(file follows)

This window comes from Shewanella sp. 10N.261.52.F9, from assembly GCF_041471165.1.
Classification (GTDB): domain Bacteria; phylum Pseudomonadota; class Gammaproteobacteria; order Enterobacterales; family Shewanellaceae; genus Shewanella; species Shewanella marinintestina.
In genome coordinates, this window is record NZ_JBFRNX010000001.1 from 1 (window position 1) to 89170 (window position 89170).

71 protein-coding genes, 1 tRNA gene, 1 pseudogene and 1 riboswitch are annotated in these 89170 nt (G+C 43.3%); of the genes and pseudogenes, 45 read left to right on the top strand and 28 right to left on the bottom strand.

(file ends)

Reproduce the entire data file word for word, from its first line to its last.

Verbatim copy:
This window comes from Shewanella sp. 10N.261.52.F9, from assembly GCF_041471165.1.
Classification (GTDB): domain Bacteria; phylum Pseudomonadota; class Gammaproteobacteria; order Enterobacterales; family Shewanellaceae; genus Shewanella; species Shewanella marinintestina.
In genome coordinates, this window is record NZ_JBFRNX010000001.1 from 1 (window position 1) to 89170 (window position 89170).

71 protein-coding genes, 1 tRNA gene, 1 pseudogene and 1 riboswitch are annotated in these 89170 nt (G+C 43.3%); of the genes and pseudogenes, 45 read left to right on the top strand and 28 right to left on the bottom strand.